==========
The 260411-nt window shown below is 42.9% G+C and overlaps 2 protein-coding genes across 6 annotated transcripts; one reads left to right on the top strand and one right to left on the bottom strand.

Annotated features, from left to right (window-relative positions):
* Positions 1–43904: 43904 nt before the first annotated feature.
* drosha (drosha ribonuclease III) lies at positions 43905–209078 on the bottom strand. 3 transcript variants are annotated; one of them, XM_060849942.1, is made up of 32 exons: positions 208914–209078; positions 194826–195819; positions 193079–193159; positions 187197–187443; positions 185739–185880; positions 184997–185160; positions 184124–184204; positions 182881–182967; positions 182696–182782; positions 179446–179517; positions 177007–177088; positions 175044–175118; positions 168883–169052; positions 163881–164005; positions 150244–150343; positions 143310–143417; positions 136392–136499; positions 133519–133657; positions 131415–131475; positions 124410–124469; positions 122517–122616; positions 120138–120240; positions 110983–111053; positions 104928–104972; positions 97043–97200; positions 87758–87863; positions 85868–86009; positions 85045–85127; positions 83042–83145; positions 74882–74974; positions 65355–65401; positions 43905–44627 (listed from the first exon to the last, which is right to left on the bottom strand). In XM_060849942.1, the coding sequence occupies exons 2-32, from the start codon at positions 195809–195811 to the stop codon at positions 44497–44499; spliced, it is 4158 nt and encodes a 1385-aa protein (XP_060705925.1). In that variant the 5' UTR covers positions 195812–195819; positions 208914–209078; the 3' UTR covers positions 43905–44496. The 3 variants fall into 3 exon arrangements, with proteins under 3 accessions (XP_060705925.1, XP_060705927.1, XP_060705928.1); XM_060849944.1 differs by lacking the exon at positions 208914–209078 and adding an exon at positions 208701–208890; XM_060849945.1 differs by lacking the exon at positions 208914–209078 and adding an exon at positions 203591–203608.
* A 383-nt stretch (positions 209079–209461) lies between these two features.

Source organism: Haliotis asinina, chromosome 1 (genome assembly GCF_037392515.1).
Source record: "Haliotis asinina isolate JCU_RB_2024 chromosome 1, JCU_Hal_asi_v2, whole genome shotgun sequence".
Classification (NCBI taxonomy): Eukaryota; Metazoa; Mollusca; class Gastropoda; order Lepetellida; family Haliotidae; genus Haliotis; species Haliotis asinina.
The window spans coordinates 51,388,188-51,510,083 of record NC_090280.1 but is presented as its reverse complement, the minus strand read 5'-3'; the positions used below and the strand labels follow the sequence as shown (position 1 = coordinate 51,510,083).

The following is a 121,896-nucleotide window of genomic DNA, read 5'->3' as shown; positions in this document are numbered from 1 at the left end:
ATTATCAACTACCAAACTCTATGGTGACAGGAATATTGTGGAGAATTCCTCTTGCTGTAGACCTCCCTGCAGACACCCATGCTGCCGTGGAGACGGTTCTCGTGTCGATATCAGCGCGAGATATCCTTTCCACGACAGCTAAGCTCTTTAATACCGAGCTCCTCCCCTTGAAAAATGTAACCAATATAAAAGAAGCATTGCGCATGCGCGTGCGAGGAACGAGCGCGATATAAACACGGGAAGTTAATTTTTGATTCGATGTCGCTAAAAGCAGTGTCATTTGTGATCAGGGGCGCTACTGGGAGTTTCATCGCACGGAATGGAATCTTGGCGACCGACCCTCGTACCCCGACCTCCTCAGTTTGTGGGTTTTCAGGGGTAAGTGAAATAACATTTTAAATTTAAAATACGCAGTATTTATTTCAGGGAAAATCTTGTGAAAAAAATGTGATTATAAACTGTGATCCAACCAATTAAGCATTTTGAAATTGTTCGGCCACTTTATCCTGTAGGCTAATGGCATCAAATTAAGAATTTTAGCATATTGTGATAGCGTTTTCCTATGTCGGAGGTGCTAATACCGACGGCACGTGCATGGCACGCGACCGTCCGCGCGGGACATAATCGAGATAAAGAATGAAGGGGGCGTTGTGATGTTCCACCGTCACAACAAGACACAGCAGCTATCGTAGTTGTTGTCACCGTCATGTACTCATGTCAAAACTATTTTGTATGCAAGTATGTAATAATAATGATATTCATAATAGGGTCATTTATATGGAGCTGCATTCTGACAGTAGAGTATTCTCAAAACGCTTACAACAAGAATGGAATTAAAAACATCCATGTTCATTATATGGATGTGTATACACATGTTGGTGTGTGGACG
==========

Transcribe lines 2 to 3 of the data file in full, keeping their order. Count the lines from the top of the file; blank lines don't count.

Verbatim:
Annotated features, from left to right (window-relative positions):
* Positions 1–43904: 43904 nt before the first annotated feature.